The system will be going down for regular maintenance. Please save your work and logout.
The Direct Teaching of Thinking Skills for Improvement of Reading Comprehension Skills
Aegler, Carl A.
MetadataShow full item record
The problem: The purpose of this study was to determine whether a difference existed in reading comprehension test scores between groups receiving traditional reading instruction and traditional reading instruction with specific thinking skills. The study also investigated the effect of I Q and gender on thinking skills and reading comprehension. Procedures: A sample of 257 fifth-grade students were taught regular reading instruction with the experimental Grow receivinq the first 10 lessons of Edward deBono's Coqnitive Research Trust(CoRT)Thinkinq Skills Proqram. Instruction consisted of one 35-minute lesson per week over a 10-week period. Students were pretested and posttested with the Stanford Diaqnostic Reading Test, 3rd Edition. All test results were subjected to Analysis of Covariance which adjusted mean scores. Findinqs: All students experienced significant gains in reading comprehension over the 10-week study. However, no statistically significant differences were found to exist between the experimental and control groups. The study revealed that students in the high and middle IQ groups experienced similar gains, both significantly higher than students in the low IQ group. No differences were found to exist in gain scores due to gender. Conclusions: The evidence presented in this study indicated gains in reading comprehension scores can be attributed to the scope and sequence of the reading curriculum and to the maturation of the students over the 10-week period. In this study, the specific thinking skills course, for the purpose of improving reading comprehension, was ineffective, Recommendations: To maximize the effect of specific thinking skills lessons, it is recommended that classroom teachers be the instructors for the program. Staff development would assist the teachers in integrating the specific thinking skills into all instructional areas, thus providing additional practice time for students. Evaluation should occur after the complete program of 60 le ssons has been taught. Investigation into the effectiveness of specific thinking programs in all academic domains may provide the basis for additional research.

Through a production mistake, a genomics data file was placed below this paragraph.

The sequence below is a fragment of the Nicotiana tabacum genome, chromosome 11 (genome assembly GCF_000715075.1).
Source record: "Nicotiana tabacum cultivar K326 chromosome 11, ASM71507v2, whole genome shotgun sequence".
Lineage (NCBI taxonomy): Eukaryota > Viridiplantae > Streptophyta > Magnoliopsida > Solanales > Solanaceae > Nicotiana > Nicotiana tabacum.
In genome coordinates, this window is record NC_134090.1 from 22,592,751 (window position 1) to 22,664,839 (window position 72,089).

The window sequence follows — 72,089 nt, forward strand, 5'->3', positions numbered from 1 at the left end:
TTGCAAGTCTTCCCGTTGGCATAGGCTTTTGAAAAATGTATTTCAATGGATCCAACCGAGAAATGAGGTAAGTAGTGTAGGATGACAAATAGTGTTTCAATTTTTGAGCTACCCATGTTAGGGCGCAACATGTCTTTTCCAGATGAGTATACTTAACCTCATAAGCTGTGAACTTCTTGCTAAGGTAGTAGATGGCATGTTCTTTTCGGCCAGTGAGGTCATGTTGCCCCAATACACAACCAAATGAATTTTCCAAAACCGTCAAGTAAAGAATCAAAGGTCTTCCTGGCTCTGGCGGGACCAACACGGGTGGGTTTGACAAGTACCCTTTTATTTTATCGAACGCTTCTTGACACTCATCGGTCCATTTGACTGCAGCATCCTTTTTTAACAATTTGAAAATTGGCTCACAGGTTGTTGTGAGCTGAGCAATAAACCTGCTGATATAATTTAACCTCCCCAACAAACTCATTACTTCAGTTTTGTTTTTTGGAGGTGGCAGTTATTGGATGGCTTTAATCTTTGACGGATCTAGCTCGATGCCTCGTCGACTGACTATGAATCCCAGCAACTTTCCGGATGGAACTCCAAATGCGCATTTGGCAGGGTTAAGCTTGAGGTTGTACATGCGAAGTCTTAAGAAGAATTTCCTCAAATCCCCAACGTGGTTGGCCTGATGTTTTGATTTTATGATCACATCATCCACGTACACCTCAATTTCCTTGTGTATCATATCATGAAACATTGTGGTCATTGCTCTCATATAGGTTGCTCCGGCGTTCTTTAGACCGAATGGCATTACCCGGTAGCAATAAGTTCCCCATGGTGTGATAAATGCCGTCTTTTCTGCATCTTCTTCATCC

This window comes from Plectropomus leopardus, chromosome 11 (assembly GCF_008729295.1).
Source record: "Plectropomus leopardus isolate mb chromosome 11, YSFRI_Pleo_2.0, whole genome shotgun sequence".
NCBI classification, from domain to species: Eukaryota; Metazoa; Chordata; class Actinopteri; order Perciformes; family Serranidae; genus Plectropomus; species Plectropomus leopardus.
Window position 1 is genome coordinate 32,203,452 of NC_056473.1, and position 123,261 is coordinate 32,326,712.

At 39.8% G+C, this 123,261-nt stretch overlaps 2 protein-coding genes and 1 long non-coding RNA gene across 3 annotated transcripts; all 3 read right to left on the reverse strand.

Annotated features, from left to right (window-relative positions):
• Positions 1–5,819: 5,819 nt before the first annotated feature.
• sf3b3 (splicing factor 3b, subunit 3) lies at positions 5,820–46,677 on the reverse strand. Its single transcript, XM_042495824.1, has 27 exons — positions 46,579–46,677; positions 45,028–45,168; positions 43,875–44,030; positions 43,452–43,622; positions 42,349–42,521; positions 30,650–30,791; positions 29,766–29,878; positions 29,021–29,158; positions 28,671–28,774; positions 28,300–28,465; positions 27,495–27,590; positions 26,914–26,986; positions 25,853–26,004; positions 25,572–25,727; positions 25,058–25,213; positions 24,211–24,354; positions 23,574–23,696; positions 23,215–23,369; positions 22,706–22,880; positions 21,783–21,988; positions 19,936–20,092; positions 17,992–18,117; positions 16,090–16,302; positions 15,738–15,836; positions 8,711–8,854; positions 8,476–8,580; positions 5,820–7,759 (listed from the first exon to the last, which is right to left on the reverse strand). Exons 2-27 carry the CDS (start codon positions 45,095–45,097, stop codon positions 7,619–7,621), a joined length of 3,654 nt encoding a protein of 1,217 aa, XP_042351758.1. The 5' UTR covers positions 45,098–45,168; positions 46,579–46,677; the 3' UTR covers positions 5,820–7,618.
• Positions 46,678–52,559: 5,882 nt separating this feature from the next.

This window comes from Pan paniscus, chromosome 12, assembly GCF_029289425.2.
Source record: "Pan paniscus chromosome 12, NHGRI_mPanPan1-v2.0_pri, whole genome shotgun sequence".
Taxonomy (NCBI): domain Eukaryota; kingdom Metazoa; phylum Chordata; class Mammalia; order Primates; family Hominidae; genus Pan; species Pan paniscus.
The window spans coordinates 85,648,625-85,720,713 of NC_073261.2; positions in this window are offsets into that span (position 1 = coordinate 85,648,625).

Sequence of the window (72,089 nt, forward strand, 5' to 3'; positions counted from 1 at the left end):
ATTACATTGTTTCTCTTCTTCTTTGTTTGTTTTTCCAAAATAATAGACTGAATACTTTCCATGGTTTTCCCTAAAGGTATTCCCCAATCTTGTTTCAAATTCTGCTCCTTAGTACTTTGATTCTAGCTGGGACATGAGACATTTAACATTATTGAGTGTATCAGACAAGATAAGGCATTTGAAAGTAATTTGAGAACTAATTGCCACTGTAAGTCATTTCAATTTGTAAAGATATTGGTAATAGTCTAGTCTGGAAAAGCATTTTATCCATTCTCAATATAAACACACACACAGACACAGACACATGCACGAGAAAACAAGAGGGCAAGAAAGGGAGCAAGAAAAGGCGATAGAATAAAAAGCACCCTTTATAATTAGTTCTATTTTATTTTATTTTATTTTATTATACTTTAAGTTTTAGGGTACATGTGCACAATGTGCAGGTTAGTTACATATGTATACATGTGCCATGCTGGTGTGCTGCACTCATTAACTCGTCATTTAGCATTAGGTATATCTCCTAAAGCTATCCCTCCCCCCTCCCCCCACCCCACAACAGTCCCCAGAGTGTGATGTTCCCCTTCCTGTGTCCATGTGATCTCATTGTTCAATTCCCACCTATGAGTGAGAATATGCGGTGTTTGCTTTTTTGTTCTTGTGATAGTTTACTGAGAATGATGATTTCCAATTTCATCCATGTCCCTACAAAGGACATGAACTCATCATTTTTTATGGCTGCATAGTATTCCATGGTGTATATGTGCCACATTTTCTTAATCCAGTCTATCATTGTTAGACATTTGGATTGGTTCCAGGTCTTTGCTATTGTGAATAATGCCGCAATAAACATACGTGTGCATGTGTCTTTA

iv, 77 leaves. Advisor: Edward R. Ducharme